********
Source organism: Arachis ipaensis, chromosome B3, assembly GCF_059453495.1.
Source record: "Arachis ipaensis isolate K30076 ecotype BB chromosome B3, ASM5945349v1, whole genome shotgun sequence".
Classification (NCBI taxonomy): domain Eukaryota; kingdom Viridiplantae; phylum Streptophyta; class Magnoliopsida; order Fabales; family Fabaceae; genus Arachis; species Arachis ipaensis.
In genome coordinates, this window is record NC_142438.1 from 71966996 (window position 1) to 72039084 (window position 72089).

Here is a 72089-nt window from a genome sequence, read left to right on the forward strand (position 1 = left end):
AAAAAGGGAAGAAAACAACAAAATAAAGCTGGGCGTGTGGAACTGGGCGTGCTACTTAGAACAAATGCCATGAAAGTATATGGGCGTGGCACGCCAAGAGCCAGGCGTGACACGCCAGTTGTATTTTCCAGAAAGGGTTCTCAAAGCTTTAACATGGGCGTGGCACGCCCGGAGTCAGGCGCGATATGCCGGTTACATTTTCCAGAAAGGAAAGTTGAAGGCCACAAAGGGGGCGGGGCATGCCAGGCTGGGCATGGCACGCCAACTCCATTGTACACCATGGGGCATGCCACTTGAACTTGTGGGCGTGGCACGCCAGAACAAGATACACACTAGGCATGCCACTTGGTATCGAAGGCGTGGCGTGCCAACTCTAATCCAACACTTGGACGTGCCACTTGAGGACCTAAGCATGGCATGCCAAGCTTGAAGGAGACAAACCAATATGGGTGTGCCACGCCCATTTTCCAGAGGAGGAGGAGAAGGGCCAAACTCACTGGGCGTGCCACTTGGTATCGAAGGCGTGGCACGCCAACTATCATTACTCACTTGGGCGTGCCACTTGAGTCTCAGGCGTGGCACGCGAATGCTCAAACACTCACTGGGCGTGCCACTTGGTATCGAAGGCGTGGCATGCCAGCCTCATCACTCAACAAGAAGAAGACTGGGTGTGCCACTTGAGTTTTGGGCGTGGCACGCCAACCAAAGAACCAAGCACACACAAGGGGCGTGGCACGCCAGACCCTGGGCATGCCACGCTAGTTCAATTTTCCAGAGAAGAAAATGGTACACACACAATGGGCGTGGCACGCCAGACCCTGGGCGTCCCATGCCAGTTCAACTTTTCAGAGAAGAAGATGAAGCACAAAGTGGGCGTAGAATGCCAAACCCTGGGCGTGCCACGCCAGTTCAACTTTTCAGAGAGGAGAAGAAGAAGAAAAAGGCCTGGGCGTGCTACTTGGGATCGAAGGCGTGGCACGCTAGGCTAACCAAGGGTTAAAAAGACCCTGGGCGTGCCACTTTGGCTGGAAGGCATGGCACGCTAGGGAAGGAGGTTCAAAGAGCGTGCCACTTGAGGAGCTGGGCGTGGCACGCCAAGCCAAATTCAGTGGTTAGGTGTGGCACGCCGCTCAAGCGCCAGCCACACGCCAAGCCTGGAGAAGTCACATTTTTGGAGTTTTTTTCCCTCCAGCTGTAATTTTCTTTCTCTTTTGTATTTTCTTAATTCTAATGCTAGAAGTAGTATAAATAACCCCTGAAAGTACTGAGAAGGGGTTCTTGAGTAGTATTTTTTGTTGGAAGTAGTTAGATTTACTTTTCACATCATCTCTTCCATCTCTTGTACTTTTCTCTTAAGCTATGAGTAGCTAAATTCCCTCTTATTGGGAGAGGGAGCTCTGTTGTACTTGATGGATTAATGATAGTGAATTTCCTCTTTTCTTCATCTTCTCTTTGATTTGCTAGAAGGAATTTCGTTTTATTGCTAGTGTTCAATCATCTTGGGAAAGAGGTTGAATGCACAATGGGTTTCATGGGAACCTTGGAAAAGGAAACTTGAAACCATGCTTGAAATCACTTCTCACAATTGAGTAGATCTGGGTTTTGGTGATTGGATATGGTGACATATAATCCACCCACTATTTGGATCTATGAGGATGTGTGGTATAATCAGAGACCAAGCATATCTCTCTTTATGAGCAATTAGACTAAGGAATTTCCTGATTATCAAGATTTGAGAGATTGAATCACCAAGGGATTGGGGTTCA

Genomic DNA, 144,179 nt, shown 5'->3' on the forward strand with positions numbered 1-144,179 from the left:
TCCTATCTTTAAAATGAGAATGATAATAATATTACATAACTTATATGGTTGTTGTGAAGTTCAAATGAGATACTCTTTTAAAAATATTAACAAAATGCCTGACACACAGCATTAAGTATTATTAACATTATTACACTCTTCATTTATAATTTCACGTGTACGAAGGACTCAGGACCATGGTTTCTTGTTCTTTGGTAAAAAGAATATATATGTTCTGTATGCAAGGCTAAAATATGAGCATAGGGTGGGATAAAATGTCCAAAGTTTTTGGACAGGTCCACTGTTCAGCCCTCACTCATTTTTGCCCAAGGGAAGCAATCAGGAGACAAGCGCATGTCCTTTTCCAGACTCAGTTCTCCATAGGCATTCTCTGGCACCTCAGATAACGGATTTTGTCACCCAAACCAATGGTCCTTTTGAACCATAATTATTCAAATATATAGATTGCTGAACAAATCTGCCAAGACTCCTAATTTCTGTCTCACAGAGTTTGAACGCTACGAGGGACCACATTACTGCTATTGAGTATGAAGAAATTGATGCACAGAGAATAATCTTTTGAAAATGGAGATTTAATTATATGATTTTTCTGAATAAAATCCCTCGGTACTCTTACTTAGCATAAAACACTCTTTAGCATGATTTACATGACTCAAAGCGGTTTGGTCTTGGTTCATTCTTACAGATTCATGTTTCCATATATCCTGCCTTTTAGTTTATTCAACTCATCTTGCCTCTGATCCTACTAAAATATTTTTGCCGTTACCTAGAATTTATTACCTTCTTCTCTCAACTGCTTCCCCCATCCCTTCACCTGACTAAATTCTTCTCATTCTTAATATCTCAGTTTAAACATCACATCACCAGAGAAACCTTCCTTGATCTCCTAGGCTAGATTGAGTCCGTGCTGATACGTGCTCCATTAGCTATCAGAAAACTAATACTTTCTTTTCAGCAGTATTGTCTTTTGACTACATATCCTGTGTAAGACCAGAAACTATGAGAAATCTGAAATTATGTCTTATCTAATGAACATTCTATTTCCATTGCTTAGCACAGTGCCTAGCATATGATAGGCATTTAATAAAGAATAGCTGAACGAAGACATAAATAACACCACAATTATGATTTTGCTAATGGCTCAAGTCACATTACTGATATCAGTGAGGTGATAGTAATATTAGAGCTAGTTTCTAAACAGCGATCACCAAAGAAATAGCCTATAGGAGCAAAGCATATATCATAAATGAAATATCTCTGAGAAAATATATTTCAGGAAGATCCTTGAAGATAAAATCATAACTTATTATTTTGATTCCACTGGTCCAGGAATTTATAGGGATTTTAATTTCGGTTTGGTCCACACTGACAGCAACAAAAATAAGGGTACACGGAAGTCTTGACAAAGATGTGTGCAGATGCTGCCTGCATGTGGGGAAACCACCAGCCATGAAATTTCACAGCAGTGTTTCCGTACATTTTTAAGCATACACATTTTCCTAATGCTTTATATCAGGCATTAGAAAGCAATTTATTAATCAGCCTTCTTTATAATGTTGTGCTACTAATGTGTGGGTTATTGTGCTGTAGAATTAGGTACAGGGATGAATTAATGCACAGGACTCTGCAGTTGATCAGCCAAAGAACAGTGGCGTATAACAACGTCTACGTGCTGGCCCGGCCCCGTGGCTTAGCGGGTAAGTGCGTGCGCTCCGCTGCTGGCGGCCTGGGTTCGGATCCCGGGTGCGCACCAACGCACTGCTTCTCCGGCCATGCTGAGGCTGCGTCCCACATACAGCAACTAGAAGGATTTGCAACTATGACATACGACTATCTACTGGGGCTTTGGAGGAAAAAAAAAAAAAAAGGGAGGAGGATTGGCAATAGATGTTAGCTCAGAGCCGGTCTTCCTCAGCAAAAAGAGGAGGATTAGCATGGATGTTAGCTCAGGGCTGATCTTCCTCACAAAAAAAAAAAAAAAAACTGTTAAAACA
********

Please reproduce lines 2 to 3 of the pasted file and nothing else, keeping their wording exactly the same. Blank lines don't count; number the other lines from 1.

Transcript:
Source record: "Arachis ipaensis isolate K30076 ecotype BB chromosome B3, ASM5945349v1, whole genome shotgun sequence".
Classification (NCBI taxonomy): domain Eukaryota; kingdom Viridiplantae; phylum Streptophyta; class Magnoliopsida; order Fabales; family Fabaceae; genus Arachis; species Arachis ipaensis.